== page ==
River near Kandy during a morning run

Lagoon near Galle I passed when walking to the nearby town, Hikkaduwa

Lagoon near Galle I passed when walking to the nearby town

Dog enjoying view - overlook near Kandy

A friendly dog enjoying view – overlook near Kandy

Same overlook

Same overlook – before the fog cleared

 

The rice paddies near Kandy during morning run

The rice paddies near Kandy during a morning run

An African Tulip tree down the hill near Hatton

An African Tulip tree down the hill near Hatton

The tea plantation hills near Hatton

The tea plantation hills near Hatton, snapped during a morning run

Lake overlook in the Hatton hills

Lake overlook in the Hatton hills

Stormy weather waves in Galle

Stormy weather waves in Galle

Waiting for the train to Hatton in Kandy

Waiting for the train to Hatton in Kandy

And so what you must know about food in Sri Lanka is that there is curry and rice…or rice and curry. Ok, it’s not that extreme. We enjoyed a lot of amazing food – egg hoppers becoming a fast favorite from day 2. What we didn’t know is that if you order a little curry for lunch…just thinking…one dish…you get something like this:

Light lunch - fish curry ordered

Light lunch – fish curry ordered, 6 curries received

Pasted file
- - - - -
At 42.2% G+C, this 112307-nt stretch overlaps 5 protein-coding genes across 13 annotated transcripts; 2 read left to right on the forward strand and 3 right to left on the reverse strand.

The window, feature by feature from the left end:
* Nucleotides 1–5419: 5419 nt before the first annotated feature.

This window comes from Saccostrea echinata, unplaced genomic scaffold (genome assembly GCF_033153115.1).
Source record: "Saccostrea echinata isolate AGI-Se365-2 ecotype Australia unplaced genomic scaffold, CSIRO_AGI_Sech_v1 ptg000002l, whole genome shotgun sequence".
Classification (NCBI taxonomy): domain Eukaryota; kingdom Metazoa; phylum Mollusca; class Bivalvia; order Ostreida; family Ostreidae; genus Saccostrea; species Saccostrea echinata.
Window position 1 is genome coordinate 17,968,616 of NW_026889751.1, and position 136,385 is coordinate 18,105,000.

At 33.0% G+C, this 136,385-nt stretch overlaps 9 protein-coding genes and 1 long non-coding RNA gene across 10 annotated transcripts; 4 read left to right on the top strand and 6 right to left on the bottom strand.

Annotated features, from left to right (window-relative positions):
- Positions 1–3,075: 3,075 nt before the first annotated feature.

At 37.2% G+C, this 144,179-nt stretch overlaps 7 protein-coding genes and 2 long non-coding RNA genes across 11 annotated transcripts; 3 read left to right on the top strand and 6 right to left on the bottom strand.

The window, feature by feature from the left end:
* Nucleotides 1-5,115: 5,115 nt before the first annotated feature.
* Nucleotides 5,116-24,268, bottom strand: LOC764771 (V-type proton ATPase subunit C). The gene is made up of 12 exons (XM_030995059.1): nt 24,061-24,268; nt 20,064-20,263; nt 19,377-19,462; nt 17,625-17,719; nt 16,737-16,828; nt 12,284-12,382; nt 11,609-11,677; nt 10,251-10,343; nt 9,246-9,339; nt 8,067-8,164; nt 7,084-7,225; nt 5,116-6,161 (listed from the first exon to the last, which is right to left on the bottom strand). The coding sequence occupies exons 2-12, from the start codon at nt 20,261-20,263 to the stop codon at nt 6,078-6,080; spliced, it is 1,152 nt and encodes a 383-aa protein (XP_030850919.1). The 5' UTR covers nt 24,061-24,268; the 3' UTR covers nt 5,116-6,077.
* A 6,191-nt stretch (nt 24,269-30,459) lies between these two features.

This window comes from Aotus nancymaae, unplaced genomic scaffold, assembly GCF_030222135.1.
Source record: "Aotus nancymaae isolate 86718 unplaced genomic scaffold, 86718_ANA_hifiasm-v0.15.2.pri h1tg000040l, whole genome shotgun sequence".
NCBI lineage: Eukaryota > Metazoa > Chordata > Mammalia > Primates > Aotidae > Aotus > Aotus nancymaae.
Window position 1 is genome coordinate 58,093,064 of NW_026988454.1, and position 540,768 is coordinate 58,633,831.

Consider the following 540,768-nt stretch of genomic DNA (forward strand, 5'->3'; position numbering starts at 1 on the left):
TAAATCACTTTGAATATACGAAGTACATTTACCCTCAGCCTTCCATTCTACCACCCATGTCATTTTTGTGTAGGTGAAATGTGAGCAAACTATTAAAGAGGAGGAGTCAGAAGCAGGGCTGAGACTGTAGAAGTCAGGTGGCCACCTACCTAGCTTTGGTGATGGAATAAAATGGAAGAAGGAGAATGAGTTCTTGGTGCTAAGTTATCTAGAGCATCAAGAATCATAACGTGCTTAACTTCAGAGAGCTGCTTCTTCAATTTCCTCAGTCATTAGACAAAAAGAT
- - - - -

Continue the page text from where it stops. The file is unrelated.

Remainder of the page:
And that night for dinner, we had already pre-ordered the curry at breakfast. So we were met with this:

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10 curry dinner – you get used to not finishing everything they put before you…

There were some common curries that we saw over and over again – chicken curries, red beet curries, coconut sambals, banana flower and casava root curries. But there were also some favorite unique ones – the cashew nut and pea curry was a favorite, as well as the okra curry.

At our second hotel, I ran across this cookbook in the public living room of the place and immediately started snapping pics of interesting looking recipes to try when I got home.

Sri Lankan food cookbook to order?

Sri Lankan food cookbook to order?

And at two of the hotels, I asked for the secret recipes of relishes I really enjoyed – a tamarind relish and an onion relish – both amazing and easy to make.

Upon arriving home, our friends demanded a Sri Lankan dinner as soon as possible. And I swear, after eating curry for two weeks, I was still willing to try out my hand.

Recreating curries at home after the trip

Recreating curries at home after the trip: banana flower, cashew and pea, casava, dal, spinach, rice

One well worth passing on to try is the cashew nut and pea curry. Super simple, and comes together very quickly. Despite the fact that the recipes say you should soak the cashews, there is really really no need.